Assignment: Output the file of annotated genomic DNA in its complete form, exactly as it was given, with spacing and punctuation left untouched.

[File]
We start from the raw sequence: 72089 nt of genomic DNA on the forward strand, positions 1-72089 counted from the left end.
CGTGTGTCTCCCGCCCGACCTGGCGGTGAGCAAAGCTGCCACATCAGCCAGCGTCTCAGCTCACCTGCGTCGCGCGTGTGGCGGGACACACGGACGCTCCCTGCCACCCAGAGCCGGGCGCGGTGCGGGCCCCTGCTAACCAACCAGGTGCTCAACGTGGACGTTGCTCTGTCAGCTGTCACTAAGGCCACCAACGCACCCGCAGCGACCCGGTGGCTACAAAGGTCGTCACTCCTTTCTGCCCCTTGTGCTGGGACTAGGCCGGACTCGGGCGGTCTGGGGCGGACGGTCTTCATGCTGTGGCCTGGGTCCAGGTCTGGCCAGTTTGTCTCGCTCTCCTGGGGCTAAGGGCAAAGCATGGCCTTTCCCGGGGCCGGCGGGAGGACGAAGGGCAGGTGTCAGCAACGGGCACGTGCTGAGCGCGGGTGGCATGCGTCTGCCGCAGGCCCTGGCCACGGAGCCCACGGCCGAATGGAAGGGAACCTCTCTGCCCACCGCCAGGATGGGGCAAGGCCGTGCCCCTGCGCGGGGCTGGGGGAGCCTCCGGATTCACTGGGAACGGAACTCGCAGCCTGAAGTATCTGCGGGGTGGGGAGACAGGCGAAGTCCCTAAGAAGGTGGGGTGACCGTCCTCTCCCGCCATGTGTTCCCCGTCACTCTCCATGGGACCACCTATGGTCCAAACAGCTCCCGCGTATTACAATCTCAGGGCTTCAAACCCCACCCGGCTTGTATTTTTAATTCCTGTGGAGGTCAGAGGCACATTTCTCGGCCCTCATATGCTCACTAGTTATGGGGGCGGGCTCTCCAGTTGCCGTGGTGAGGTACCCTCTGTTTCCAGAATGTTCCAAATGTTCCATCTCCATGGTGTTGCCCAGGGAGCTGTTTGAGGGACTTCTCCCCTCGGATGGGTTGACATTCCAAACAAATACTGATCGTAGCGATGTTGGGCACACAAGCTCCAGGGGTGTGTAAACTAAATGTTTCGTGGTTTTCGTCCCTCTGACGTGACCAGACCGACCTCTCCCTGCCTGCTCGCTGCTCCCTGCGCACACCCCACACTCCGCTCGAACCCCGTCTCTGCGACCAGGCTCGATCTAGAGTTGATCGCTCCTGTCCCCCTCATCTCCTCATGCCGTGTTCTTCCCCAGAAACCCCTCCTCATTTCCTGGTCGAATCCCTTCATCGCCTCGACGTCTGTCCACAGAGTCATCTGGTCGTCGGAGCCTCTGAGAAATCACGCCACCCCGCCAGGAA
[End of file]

We start from the raw sequence: 72089 nt of genomic DNA on the forward strand, positions 1-72089 counted from the left end.
CGTGTGTCTCCCGCCCGACCTGGCGGTGAGCAAAGCTGCCACATCAGCCAGCGTCTCAGCTCACCTGCGTCGCGCGTGTGGCGGGACACACGGACGCTCCCTGCCACCCAGAGCCGGGCGCGGTGCGGGCCCCTGCTAACCAACCAGGTGCTCAACGTGGACGTTGCTCTGTCAGCTGTCACTAAGGCCACCAACGCACCCGCAGCGACCCGGTGGCTACAAAGGTCGTCACTCCTTTCTGCCCCTTGTGCTGGGACTAGGCCGGACTCGGGCGGTCTGGGGCGGACGGTCTTCATGCTGTGGCCTGGGTCCAGGTCTGGCCAGTTTGTCTCGCTCTCCTGGGGCTAAGGGCAAAGCATGGCCTTTCCCGGGGCCGGCGGGAGGACGAAGGGCAGGTGTCAGCAACGGGCACGTGCTGAGCGCGGGTGGCATGCGTCTGCCGCAGGCCCTGGCCACGGAGCCCACGGCCGAATGGAAGGGAACCTCTCTGCCCACCGCCAGGATGGGGCAAGGCCGTGCCCCTGCGCGGGGCTGGGGGAGCCTCCGGATTCACTGGGAACGGAACTCGCAGCCTGAAGTATCTGCGGGGTGGGGAGACAGGCGAAGTCCCTAAGAAGGTGGGGTGACCGTCCTCTCCCGCCATGTGTTCCCCGTCACTCTCCATGGGACCACCTATGGTCCAAACAGCTCCCGCGTATTACAATCTCAGGGCTTCAAACCCCACCCGGCTTGTATTTTTAATTCCTGTGGAGGTCAGAGGCACATTTCTCGGCCCTCATATGCTCACTAGTTATGGGGGCGGGCTCTCCAGTTGCCGTGGTGAGGTACCCTCTGTTTCCAGAATGTTCCAAATGTTCCATCTCCATGGTGTTGCCCAGGGAGCTGTTTGAGGGACTTCTCCCCTCGGATGGGTTGACATTCCAAACAAATACTGATCGTAGCGATGTTGGGCACACAAGCTCCAGGGGTGTGTAAACTAAATGTTTCGTGGTTTTCGTCCCTCTGACGTGACCAGACCGACCTCTCCCTGCCTGCTCGCTGCTCCCTGCGCACACCCCACACTCCGCTCGAACCCCGTCTCTGCGACCAGGCTCGATCTAGAGTTGATCGCTCCTGTCCCCCTCATCTCCTCATGCCGTGTTCTTCCCCAGAAACCCCTCCTCATTTCCTGGTCGAATCCCTTCATCGCCTCGACGTCTGTCCACAGAGTCATCTGGTCGTCGGAGCCTCTGAGAAATCACGCCACCCCGCCAGGAA